It seems to be the wedding season. We just returned from attending my cousin’s wedding in India and went straight into an Indian wedding in New York. Now off to another Indian wedding this coming weekend. We may have a couple before the end of the year. It’s one of those seasons when everybody is getting married.
Adam and I had a traditional Indian wedding – four days, extravagant from our usual weddings. All our friends from London and other places were there. My close friends and family surrounded us for almost a week – what a treat! We have been married for more than a decade now, and people still talk about it. My friends still mention the food, dress – how they felt like they were a part of the family. At every family wedding, people talk about my marriage.
And after attending a recent wedding, I realized that weddings are not only a place to celebrate the union of two humans coming together but also to make memories. This time around was full-on family time – all my cousins are married, so we have their better halves, the kids. We had so much fun just being cooped up in the car and shunted from one place to another. And all my nieces and nephews are ABCDs which translates into foreign-born confused desis. Watching India from their perspective was both funny and nostalgic. It’s funny because they notice things that don’t even cross our minds, like my nephew’s comments: ‘ There are so many crows’ and ‘Why are there so many people?’. My nieces were fascinated by the horns – anytime a car, truck or an ambulance went honking by, we would have our little nieces turn on their horns in the car. Even my husband, who one of my cousins classified as an ABCD (goes to show how much Indian he is), got to experience the heat. If that is even possible, he was literally melting, but what’s the point of being married to an Indian and not experiencing the ‘real Indian summer.’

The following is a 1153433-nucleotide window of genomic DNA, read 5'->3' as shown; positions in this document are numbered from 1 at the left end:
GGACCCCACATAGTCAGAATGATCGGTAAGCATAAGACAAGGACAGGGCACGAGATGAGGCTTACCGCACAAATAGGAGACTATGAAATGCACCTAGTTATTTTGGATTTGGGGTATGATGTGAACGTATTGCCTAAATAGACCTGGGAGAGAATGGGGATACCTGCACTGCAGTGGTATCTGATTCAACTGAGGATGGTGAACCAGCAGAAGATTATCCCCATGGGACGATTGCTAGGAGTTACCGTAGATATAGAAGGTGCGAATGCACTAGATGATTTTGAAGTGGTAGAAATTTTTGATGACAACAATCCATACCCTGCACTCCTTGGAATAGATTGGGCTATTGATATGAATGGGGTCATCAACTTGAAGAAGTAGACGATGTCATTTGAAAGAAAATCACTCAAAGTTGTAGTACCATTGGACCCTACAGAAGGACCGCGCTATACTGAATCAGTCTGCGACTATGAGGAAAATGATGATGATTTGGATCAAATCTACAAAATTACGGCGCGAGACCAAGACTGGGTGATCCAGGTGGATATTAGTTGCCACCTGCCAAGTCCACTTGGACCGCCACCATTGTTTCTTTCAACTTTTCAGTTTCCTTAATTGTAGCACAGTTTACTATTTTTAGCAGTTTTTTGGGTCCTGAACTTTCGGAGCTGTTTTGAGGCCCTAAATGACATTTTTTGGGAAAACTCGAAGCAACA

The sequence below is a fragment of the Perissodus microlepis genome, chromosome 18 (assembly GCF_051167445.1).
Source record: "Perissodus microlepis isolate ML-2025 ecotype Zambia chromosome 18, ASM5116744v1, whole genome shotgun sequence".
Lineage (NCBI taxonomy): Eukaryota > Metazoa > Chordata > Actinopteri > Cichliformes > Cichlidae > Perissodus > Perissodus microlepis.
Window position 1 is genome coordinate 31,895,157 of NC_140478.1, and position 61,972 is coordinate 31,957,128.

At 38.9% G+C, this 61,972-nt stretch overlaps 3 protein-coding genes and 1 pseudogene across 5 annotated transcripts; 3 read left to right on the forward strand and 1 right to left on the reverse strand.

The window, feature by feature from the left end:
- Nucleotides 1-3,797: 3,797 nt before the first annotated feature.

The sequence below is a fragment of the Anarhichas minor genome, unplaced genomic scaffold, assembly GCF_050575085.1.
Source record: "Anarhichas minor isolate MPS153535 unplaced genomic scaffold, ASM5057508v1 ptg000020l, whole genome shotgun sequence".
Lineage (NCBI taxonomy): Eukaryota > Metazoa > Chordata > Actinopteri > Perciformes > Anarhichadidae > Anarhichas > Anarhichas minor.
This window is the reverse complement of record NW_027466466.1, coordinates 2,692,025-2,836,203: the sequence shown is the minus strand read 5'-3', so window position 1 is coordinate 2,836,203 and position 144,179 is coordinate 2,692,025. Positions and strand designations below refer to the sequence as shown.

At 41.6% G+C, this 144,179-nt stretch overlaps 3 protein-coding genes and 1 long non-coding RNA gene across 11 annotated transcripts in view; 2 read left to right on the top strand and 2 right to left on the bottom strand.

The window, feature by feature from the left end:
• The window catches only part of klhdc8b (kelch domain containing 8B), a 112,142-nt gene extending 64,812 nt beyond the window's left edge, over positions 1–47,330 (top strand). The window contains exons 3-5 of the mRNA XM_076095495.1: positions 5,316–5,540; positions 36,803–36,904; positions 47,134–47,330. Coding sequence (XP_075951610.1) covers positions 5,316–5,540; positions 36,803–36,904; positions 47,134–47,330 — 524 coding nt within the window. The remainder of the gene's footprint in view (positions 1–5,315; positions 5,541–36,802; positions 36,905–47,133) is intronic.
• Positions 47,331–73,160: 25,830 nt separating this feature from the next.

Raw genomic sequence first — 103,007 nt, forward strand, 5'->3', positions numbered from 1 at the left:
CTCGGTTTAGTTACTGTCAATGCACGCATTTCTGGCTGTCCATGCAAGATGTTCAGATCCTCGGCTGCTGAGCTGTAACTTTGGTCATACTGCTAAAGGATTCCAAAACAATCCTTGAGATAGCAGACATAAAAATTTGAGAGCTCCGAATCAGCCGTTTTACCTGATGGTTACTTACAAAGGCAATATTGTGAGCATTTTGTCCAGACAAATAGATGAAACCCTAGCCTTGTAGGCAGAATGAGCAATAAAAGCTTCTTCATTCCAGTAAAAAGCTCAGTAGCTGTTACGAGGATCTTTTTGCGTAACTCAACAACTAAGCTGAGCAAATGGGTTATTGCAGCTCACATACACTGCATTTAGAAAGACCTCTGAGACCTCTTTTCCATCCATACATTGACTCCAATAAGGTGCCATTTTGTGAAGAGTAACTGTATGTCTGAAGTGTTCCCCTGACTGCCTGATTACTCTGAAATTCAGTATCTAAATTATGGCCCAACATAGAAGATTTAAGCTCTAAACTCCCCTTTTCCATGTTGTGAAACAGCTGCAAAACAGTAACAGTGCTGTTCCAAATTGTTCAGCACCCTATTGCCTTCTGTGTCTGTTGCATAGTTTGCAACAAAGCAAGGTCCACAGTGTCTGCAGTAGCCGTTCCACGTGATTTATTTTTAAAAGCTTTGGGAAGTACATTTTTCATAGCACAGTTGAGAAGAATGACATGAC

More than the Indian experience, it’s the spontaneous events that turn into memory – like we had a monkey scare when one of my nieces decided it was safer to wake up her dad, as her mom and I turned out to be useless. My cousin ordered hot clear chicken soup, and right after one bite, her comment was, ‘this tastes like hot water’, and we are still having fun about that. And if nothing else, just suffering in the heat together brought us closer. I told my dad – that this is the best part, but you really cannot plan it. It just happens and leaves an imprint in your mind like a mental screensaver that you can go back to again and again.
Indian weddings have a very inclusive vibe. When my cousin’s wedding was fixed, the chatter on the WhatsApp group was about clothes, flights, and vacation until somebody said, ‘Should we congratulate the groom?’ There were perfunctory greetings, and we went back to our wedding planning. Weddings are a community event which starts because of the bride and groom but take a life of their own soon after.
This blog is me expressing gratitude for my family and friends with whom I continue to create memories.